An example of this is 2002’s Scooby-Doo, the Raja Gosnell directed, James Gunn penned big screen transfer by the Great Dane and co. Whether this is a high point is debatable, but it took the franchise out of its element and, for once, tenderly poked fun at the repetitive framework we had grown to love. It’s a film that has aged surprisingly well despite the fart jokes. It was the first to laugh at Fred’s vanity, the first to see Daphne develop a more aggressively kickass side, and the first to finally address how annoying Scrappy Doo is. It was also the first to have Pamela Anderson cameo as the owner of a haunted toy factory (!). Whether 2002’s Scooby-Doo is your cup of tea or not – I was always more of a Monsters Unleashed guy – it’s difficult to argue the impact it made on the series that followed.

What’s New, Scooby-Doo? took everything that didn’t work from the live action movies and jettisoned it, retaining the real-life monsters (not every episode was a man in a mask), strong chemistry between the gang and a more refined personality for each member. The sizeable developments in animation also allowed What’s New, Scooby-Doo? to tour a diverse array of locations, a far cry from Scooby-Doo, Where Are You!’s limited locales. It’s the most successful straight run of the show since its debut outing.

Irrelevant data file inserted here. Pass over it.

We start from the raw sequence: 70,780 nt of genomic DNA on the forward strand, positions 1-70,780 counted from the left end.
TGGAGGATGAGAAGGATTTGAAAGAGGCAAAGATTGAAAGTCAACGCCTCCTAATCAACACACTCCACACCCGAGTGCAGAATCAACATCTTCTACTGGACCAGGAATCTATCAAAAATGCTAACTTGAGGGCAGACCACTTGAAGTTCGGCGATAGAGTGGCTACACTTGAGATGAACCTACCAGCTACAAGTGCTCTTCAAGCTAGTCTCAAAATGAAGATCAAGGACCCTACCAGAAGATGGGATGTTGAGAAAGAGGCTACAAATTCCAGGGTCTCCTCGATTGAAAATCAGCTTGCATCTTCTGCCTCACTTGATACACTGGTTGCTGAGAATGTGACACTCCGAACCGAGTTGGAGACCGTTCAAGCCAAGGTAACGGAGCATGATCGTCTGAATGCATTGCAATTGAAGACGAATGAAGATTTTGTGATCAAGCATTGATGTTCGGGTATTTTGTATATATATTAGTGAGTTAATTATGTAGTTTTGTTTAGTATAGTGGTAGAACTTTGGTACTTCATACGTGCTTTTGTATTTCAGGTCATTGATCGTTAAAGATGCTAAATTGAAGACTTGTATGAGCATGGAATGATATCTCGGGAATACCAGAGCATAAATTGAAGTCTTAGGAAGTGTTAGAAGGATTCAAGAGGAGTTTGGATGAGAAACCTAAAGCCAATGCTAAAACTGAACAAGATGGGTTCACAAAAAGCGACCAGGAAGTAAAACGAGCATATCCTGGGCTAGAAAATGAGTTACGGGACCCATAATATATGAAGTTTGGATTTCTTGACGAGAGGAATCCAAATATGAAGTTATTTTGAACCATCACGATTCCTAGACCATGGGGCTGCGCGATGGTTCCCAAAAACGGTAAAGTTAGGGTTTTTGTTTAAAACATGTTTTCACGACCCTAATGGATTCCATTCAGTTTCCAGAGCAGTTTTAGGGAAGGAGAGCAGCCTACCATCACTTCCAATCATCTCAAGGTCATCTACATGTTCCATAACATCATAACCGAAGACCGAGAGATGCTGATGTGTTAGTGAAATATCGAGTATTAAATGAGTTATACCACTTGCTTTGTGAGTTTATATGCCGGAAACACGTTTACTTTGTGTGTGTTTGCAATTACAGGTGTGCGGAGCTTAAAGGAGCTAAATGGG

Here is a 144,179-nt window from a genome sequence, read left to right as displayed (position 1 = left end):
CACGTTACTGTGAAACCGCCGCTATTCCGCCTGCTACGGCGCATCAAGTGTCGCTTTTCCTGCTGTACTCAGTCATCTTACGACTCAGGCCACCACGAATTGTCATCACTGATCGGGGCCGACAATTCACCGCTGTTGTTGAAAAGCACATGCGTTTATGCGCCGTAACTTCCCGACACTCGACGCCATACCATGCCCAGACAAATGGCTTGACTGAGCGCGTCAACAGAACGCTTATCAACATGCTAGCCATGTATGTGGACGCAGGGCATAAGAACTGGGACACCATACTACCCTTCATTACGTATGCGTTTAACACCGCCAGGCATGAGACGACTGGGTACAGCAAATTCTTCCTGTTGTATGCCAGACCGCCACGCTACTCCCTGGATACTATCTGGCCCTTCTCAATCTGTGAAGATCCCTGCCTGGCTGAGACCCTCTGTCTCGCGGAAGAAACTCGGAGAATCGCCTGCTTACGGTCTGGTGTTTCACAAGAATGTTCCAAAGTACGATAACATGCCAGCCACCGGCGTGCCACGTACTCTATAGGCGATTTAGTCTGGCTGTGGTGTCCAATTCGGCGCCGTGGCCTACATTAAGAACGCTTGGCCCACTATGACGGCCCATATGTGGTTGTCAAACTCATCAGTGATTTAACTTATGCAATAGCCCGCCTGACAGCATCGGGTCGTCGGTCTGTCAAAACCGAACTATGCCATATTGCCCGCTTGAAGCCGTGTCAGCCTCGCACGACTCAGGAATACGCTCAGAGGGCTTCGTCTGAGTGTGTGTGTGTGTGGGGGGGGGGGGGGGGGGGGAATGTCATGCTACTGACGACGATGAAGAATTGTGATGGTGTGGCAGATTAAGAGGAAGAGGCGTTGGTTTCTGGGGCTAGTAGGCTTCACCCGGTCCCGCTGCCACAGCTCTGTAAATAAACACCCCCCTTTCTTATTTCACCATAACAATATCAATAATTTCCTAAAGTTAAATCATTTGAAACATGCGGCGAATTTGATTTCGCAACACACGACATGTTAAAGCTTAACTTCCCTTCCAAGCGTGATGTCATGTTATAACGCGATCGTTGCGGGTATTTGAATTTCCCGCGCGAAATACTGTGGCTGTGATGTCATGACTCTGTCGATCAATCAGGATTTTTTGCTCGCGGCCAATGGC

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Fast forward to Be Cool, Scooby-Doo!, a widely derided yet terrifically funny and smart updated take on Scoob and the gang. It took self-awareness to the next level (in one episode the gang investigate a farm where they meet the daughter of the beleaguered, taciturn owner: “My father is a man of few words – three, specifically: nope, yeah, and meddling. Although I’m not sure in what context he’ll ever use that last one”. It goes almost exactly as you’d expect) and was written off because of its animation style, which hewed closer to Family Guy than anything we’d seen before. Yet the modern style fitted the innovative humour like a glove and it’s an absolute riot of a series. It should be the blueprint for the show going forward because Be Cool, Scooby-Doo! is exactly how the Great Dane can survive another 50 years.

Scooby-Doo will constantly reinvent itself until it one day – somehow – dies a death. But it has found increasingly inspired ways of updating itself over 50 years, which is no easy feat for an animation that plays fast and loose with chronology and continuity. So, happy fiftieth birthday, Scooby-Doo. In dog years, you’re 213 – let’s see you reach 426, old timer.

Read our pick of the 10 scariest Scooby-Doo episodes here.